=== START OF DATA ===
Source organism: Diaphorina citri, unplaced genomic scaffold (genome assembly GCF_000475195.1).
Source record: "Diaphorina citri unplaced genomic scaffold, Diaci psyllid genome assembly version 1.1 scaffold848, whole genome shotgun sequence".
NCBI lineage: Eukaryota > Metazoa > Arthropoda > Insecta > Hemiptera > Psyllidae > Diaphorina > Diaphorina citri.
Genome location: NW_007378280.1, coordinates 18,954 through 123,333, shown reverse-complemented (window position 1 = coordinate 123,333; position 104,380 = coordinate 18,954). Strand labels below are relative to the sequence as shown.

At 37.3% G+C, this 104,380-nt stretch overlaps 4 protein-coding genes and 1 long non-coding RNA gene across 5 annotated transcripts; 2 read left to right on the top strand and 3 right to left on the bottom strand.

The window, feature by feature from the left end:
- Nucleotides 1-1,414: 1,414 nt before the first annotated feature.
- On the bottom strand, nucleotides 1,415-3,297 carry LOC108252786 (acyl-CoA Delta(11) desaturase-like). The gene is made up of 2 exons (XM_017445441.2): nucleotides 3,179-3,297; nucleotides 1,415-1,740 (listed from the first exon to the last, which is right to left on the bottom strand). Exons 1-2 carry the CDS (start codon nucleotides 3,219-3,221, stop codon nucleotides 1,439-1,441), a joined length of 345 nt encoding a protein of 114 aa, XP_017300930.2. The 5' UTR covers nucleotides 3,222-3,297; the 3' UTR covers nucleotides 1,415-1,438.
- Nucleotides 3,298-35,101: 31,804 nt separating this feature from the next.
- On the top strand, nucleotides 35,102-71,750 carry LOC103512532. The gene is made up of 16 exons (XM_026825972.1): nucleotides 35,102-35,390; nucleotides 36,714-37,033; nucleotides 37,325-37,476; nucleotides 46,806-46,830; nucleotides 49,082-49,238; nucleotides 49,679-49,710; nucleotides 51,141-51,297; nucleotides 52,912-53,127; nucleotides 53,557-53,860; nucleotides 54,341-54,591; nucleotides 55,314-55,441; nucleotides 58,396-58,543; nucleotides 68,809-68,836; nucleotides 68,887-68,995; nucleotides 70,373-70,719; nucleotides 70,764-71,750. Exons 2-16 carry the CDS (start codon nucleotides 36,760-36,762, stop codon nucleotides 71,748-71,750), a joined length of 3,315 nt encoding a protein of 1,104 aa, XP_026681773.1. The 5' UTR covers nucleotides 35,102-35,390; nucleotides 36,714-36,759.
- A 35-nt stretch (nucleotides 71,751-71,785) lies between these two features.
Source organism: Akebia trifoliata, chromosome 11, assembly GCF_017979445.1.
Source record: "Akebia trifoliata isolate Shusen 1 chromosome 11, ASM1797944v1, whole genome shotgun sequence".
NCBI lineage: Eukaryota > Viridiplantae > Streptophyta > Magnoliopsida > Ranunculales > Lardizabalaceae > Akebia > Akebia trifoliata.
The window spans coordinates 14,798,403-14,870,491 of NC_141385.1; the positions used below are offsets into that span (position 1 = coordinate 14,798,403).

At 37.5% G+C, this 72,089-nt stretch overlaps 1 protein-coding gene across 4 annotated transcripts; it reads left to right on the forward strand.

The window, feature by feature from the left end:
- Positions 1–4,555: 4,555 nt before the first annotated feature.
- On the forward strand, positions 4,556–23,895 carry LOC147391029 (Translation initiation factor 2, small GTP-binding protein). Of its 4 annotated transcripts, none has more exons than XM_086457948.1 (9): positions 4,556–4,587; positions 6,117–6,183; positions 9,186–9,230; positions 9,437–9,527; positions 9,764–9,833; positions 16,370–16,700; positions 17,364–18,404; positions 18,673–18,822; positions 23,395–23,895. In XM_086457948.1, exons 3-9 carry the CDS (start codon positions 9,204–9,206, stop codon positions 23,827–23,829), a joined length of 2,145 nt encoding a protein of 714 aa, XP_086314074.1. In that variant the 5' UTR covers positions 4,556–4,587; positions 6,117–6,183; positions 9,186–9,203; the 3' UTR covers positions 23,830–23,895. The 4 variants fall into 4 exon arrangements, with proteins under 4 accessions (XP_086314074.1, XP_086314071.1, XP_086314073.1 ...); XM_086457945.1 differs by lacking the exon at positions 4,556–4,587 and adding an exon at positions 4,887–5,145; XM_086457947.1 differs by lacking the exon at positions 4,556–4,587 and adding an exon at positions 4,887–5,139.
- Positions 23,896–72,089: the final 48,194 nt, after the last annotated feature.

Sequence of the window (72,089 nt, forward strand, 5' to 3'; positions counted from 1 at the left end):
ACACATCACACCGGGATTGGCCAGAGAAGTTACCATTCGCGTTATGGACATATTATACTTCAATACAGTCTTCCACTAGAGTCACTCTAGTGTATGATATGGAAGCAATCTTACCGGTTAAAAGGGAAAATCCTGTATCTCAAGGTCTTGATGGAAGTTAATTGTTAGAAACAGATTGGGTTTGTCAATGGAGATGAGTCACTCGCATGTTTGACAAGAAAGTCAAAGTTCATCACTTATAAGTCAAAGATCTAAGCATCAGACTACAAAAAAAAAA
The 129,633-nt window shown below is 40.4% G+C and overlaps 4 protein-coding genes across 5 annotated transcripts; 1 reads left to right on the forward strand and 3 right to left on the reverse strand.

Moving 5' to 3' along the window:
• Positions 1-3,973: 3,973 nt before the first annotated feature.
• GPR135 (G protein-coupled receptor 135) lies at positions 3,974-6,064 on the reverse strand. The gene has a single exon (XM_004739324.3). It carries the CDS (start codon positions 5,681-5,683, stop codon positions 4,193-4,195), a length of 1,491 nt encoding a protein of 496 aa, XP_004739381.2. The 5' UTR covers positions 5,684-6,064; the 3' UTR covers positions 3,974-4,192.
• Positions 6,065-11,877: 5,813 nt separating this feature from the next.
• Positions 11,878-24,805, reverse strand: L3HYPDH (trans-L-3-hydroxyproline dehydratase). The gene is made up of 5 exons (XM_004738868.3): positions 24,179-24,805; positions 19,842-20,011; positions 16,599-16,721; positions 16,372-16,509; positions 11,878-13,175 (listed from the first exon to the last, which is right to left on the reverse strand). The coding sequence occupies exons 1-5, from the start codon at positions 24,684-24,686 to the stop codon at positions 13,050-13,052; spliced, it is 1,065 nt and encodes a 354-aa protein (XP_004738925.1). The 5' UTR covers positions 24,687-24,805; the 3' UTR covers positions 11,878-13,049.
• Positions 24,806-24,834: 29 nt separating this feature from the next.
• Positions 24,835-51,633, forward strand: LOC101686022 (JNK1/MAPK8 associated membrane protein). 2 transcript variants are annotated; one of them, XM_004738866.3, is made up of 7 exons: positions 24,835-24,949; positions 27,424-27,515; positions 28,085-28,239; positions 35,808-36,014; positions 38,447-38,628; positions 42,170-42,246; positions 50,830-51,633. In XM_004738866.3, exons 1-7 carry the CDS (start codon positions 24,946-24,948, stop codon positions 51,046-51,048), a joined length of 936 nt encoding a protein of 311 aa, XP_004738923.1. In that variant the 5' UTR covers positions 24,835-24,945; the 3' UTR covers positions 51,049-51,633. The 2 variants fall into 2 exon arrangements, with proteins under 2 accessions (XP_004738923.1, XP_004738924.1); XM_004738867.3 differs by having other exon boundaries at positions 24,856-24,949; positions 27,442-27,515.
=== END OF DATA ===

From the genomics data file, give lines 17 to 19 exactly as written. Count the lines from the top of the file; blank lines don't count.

The window, feature by feature from the left end:
- Positions 1–4,555: 4,555 nt before the first annotated feature.
- On the forward strand, positions 4,556–23,895 carry LOC147391029 (Translation initiation factor 2, small GTP-binding protein). Of its 4 annotated transcripts, none has more exons than XM_086457948.1 (9): positions 4,556–4,587; positions 6,117–6,183; positions 9,186–9,230; positions 9,437–9,527; positions 9,764–9,833; positions 16,370–16,700; positions 17,364–18,404; positions 18,673–18,822; positions 23,395–23,895. In XM_086457948.1, exons 3-9 carry the CDS (start codon positions 9,204–9,206, stop codon positions 23,827–23,829), a joined length of 2,145 nt encoding a protein of 714 aa, XP_086314074.1. In that variant the 5' UTR covers positions 4,556–4,587; positions 6,117–6,183; positions 9,186–9,203; the 3' UTR covers positions 23,830–23,895. The 4 variants fall into 4 exon arrangements, with proteins under 4 accessions (XP_086314074.1, XP_086314071.1, XP_086314073.1 ...); XM_086457945.1 differs by lacking the exon at positions 4,556–4,587 and adding an exon at positions 4,887–5,145; XM_086457947.1 differs by lacking the exon at positions 4,556–4,587 and adding an exon at positions 4,887–5,139.